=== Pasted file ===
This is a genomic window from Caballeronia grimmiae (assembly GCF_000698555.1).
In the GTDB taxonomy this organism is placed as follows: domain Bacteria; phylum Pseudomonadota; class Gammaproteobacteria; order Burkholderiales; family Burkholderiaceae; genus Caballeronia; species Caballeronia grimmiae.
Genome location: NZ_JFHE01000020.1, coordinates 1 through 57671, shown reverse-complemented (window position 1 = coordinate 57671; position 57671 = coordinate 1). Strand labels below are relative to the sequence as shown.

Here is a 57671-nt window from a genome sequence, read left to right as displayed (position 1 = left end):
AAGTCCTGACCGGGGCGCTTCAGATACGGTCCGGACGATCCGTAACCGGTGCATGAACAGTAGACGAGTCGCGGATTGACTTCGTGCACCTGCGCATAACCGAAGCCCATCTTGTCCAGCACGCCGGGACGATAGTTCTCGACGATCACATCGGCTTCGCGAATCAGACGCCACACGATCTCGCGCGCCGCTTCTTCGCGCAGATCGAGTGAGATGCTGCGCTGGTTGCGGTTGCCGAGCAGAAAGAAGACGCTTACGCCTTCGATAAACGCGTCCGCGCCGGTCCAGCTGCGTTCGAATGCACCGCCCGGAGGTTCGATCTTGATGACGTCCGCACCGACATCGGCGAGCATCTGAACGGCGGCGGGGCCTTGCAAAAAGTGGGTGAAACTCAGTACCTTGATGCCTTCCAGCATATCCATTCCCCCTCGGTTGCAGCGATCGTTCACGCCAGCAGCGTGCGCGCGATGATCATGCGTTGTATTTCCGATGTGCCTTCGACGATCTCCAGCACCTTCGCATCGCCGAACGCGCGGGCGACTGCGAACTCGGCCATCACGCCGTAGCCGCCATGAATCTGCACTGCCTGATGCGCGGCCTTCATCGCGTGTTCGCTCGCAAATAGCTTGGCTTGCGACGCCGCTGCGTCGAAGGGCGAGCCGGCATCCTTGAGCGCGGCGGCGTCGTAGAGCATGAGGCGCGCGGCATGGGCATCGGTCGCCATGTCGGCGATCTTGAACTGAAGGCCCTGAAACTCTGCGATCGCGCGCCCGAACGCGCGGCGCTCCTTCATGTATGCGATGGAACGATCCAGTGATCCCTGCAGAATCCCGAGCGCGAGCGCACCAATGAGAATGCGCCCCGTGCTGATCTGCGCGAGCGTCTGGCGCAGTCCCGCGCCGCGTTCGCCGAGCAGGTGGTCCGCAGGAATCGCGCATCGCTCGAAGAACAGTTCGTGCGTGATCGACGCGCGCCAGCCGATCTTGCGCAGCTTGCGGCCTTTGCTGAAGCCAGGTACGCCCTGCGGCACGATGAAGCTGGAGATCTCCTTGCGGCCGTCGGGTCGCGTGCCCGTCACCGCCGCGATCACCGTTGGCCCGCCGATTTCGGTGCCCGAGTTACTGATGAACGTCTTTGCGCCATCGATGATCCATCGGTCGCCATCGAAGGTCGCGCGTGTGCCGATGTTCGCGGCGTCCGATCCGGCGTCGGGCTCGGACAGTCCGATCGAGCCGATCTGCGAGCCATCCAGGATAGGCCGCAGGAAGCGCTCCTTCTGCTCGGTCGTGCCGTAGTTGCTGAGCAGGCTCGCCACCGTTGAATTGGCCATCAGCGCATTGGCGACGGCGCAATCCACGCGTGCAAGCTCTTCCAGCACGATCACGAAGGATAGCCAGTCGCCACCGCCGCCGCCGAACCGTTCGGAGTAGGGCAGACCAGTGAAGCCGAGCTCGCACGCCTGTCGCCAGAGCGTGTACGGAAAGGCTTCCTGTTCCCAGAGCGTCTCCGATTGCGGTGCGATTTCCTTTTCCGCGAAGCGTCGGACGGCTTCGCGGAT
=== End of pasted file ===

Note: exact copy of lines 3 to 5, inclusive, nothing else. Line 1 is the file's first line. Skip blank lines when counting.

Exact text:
Genome location: NZ_JFHE01000020.1, coordinates 1 through 57671, shown reverse-complemented (window position 1 = coordinate 57671; position 57671 = coordinate 1). Strand labels below are relative to the sequence as shown.

Here is a 57671-nt window from a genome sequence, read left to right as displayed (position 1 = left end):
AAGTCCTGACCGGGGCGCTTCAGATACGGTCCGGACGATCCGTAACCGGTGCATGAACAGTAGACGAGTCGCGGATTGACTTCGTGCACCTGCGCATAACCGAAGCCCATCTTGTCCAGCACGCCGGGACGATAGTTCTCGACGATCACATCGGCTTCGCGAATCAGACGCCACACGATCTCGCGCGCCGCTTCTTCGCGCAGATCGAGTGAGATGCTGCGCTGGTTGCGGTTGCCGAGCAGAAAGAAGACGCTTACGCCTTCGATAAACGCGTCCGCGCCGGTCCAGCTGCGTTCGAATGCACCGCCCGGAGGTTCGATCTTGATGACGTCCGCACCGACATCGGCGAGCATCTGAACGGCGGCGGGGCCTTGCAAAAAGTGGGTGAAACTCAGTACCTTGATGCCTTCCAGCATATCCATTCCCCCTCGGTTGCAGCGATCGTTCACGCCAGCAGCGTGCGCGCGATGATCATGCGTTGTATTTCCGATGTGCCTTCGACGATCTCCAGCACCTTCGCATCGCCGAACGCGCGGGCGACTGCGAACTCGGCCATCACGCCGTAGCCGCCATGAATCTGCACTGCCTGATGCGCGGCCTTCATCGCGTGTTCGCTCGCAAATAGCTTGGCTTGCGACGCCGCTGCGTCGAAGGGCGAGCCGGCATCCTTGAGCGCGGCGGCGTCGTAGAGCATGAGGCGCGCGGCATGGGCATCGGTCGCCATGTCGGCGATCTTGAACTGAAGGCCCTGAAACTCTGCGATCGCGCGCCCGAACGCGCGGCGCTCCTTCATGTATGCGATGGAACGATCCAGTGATCCCTGCAGAATCCCGAGCGCGAGCGCACCAATGAGAATGCGCCCCGTGCTGATCTGCGCGAGCGTCTGGCGCAGTCCCGCGCCGCGTTCGCCGAGCAGGTGGTCCGCAGGAATCGCGCATCGCTCGAAGAACAGTTCGTGCGTGATCGACGCGCGCCAGCCGATCTTGCGCAGCTTGCGGCCTTTGCTGAAGCCAGGTACGCCCTGCGGCACGATGAAGCTGGAGATCTCCTTGCGGCCGTCGGGTCGCGTGCCCGTCACCGCCGCGATCACCGTTGGCCCGCCGATTTCGGTGCCCGAGTTACTGATGAACGTCTTTGCGCCATCGATGATCCATCGGTCGCCATCGAAGGTCGCGCGTGTGCCGATGTTCGCGGCGTCCGATCCGGCGTCGGGCTCGGACAGTCCGATCGAGCCGATCTGCGAGCCATCCAGGATAGGCCGCAGGAAGCGCTCCTTCTGCTCGGTCGTGCCGTAGTTGCTGAGCAGGCTCGCCACCGTTGAATTGGCCATCAGCGCATTGGCGACGGCGCAATCCACGCGTGCAAGCTCTTCCAGCACGATCACGAAGGATAGCCAGTCGCCACCGCCGCCGCCGAACCGTTCGGAGTAGGGCAGACCAGTGAAGCCGAGCTCGCACGCCTGTCGCCAGAGCGTGTACGGAAAGGCTTCCTGTTCCCAGAGCGTCTCCGATTGCGGTGCGATTTCCTTTTCCGCGAAGCGTCGGACGGCTTCGCGGAT